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Broadband Diversity; Access Gaps, Complements and Substitutes PowerPoint Presentation
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Broadband Diversity; Access Gaps, Complements and Substitutes

Broadband Diversity; Access Gaps, Complements and Substitutes

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Broadband Diversity; Access Gaps, Complements and Substitutes

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  1. Broadband Diversity; Access Gaps, Complements and Substitutes By: Catherine J.K. Sandoval Assistant Professor Santa Clara University School of Law Presentation to the FCC Broadband Benchmarks Workshop October 2, 2009

  2. Access Gaps • Need to measure, report on and develop policy to address Internet access for groups showing lower levels of access: • Rural • Urban • Low-income • Level of Education • Non-English speaking • Racial/Ethnic • Age • Disability Professor Catherine Sandoval, Santa Clara University School of Law

  3. Access Gaps: Rural • Rural • Examine how rural is defined • Many federal rules exclude areas that contain a major city, i.e. the areas surrounding Fresno, California from the definition of rural • These definitions do not account for the limits of the urban infrastructure • Distinguish between Fresno and nearby farming communities with no or limited broadband access Professor Catherine Sandoval, Santa Clara University School of Law

  4. Rural Access Gaps • The California Public Policy Institute found that in 2008 California regions that include rural areas had significantly lower levels of access: • 285 communities in the San Joaquin region which encompasses Fresno lacked broadband access, excluding mobile access • 189 communities in California’s Inland Empire which includes San Bernardino County lacked broadband access, excluding mobile access Professor Catherine Sandoval, Santa Clara University School of Law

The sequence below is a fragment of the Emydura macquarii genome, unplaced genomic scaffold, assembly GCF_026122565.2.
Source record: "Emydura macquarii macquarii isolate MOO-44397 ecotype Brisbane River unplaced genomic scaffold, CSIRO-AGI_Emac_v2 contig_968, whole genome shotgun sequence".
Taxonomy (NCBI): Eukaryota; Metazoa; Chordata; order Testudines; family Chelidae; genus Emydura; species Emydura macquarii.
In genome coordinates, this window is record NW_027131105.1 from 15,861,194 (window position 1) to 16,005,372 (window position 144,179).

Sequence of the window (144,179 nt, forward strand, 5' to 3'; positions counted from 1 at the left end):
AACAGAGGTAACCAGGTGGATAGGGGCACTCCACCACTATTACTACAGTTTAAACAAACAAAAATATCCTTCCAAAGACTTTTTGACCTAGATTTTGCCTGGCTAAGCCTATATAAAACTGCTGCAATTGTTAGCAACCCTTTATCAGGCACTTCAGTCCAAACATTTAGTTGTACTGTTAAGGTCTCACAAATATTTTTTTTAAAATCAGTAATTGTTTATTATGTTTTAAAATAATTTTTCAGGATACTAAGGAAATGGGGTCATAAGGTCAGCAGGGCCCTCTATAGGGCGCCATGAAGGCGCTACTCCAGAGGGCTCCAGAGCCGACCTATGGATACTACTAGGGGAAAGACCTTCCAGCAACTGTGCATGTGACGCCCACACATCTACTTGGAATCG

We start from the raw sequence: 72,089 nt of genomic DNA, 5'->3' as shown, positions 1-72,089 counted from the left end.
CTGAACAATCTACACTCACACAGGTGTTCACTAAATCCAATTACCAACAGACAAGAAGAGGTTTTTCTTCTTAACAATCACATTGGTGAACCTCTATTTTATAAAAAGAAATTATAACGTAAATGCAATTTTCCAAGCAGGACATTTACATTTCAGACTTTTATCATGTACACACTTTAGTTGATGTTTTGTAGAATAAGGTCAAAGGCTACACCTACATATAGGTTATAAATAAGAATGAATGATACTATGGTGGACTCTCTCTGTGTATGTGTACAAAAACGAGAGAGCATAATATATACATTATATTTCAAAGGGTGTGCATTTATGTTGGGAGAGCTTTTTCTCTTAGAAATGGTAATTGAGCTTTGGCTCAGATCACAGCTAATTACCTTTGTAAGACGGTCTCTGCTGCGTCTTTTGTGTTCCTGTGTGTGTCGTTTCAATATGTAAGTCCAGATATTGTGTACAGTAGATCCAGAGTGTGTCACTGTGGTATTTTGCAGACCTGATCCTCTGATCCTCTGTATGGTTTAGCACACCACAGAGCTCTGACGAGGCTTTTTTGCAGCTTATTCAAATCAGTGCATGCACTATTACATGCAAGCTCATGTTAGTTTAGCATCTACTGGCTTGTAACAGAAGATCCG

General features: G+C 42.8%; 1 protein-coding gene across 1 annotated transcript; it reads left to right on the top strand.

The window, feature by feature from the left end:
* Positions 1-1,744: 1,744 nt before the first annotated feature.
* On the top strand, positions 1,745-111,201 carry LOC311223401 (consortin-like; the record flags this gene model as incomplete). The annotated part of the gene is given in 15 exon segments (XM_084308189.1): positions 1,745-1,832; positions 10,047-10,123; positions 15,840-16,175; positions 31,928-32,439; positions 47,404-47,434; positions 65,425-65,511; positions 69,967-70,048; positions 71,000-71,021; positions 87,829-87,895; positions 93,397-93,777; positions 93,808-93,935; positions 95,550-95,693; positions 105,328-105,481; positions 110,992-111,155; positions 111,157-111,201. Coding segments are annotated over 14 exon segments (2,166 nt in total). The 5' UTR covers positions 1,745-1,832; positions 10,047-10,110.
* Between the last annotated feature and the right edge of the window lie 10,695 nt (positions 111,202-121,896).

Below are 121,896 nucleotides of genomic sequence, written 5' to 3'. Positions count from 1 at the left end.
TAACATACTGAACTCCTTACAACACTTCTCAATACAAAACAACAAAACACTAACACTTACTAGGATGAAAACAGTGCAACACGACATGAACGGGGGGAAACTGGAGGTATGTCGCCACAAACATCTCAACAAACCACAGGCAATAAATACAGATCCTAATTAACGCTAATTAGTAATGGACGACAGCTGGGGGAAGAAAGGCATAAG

5. Urban Adoption and Computer • Only 48% of Los Angeles, California residents, the state’s largest city and the nation’s second largest city have Internet access at home • The California Emerging Technology Fund has made Los Angeles a priority Professor Catherine Sandoval, Santa Clara University School of Law

  6. Issues driving access gaps: • Lack of a computer: Computer at home: • 48% Latino households • 79% African-American households • 84% Asian-American households • 86% White households • Lack of knowledge of benefits of computer and web use • Concerns about computer safety, privacy, security, bad content brought into the home Professor Catherine Sandoval, Santa Clara University School of Law

  7. Language Access Gaps • In 2009 the Public Policy Institute of California found: • 83% of California English-speaking Latinos use the Internet • Only 31% of California non- or limited-English speaking Latinos used the Internet and 17% subscribed to broadband Professor Catherine Sandoval, Santa Clara University School of Law

  8. Language Access Gaps • In 2008 the Pew Internet and American life project found that at home: • 82% of English-speaking Hispanics had Internet access • Only 32% of Spanish-dominant Hispanics had Internet access Professor Catherine Sandoval, Santa Clara University School of Law

  9. Internet Access Gaps • In 2008 the Pew Internet and American life project found that Internet access at home varied by demographic characteristics. It was: • 35% for Americans age 65 and older • 59% for African-Americans • 44% for non-high school graduates • 53% for households with incomes under $30,000 Professor Catherine Sandoval, Santa Clara University School of Law